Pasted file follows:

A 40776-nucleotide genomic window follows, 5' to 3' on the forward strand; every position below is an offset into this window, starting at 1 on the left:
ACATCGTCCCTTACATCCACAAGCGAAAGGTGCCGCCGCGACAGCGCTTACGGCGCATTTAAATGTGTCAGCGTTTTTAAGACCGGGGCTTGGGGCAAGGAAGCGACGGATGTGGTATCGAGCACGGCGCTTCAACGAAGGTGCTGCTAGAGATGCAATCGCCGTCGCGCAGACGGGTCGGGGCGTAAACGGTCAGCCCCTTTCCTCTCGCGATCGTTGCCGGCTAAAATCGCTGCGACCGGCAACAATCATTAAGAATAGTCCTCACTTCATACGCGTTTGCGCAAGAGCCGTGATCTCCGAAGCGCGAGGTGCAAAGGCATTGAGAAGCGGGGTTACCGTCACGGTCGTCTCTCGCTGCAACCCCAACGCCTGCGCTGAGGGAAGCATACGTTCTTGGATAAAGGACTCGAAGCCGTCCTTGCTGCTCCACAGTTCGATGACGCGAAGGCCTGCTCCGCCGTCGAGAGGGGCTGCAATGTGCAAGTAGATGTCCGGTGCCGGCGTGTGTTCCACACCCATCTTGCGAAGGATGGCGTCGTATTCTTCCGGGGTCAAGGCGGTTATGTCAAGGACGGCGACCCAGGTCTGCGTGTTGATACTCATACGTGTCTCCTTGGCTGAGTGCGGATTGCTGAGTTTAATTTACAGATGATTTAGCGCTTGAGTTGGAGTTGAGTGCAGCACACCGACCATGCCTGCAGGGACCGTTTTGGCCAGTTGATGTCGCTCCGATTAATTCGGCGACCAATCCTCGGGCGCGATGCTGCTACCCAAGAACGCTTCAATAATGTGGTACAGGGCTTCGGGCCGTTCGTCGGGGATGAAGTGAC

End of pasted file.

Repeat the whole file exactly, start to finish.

A 40776-nucleotide genomic window follows, 5' to 3' on the forward strand; every position below is an offset into this window, starting at 1 on the left:
ACATCGTCCCTTACATCCACAAGCGAAAGGTGCCGCCGCGACAGCGCTTACGGCGCATTTAAATGTGTCAGCGTTTTTAAGACCGGGGCTTGGGGCAAGGAAGCGACGGATGTGGTATCGAGCACGGCGCTTCAACGAAGGTGCTGCTAGAGATGCAATCGCCGTCGCGCAGACGGGTCGGGGCGTAAACGGTCAGCCCCTTTCCTCTCGCGATCGTTGCCGGCTAAAATCGCTGCGACCGGCAACAATCATTAAGAATAGTCCTCACTTCATACGCGTTTGCGCAAGAGCCGTGATCTCCGAAGCGCGAGGTGCAAAGGCATTGAGAAGCGGGGTTACCGTCACGGTCGTCTCTCGCTGCAACCCCAACGCCTGCGCTGAGGGAAGCATACGTTCTTGGATAAAGGACTCGAAGCCGTCCTTGCTGCTCCACAGTTCGATGACGCGAAGGCCTGCTCCGCCGTCGAGAGGGGCTGCAATGTGCAAGTAGATGTCCGGTGCCGGCGTGTGTTCCACACCCATCTTGCGAAGGATGGCGTCGTATTCTTCCGGGGTCAAGGCGGTTATGTCAAGGACGGCGACCCAGGTCTGCGTGTTGATACTCATACGTGTCTCCTTGGCTGAGTGCGGATTGCTGAGTTTAATTTACAGATGATTTAGCGCTTGAGTTGGAGTTGAGTGCAGCACACCGACCATGCCTGCAGGGACCGTTTTGGCCAGTTGATGTCGCTCCGATTAATTCGGCGACCAATCCTCGGGCGCGATGCTGCTACCCAAGAACGCTTCAATAATGTGGTACAGGGCTTCGGGCCGTTCGTCGGGGATGAAGTGAC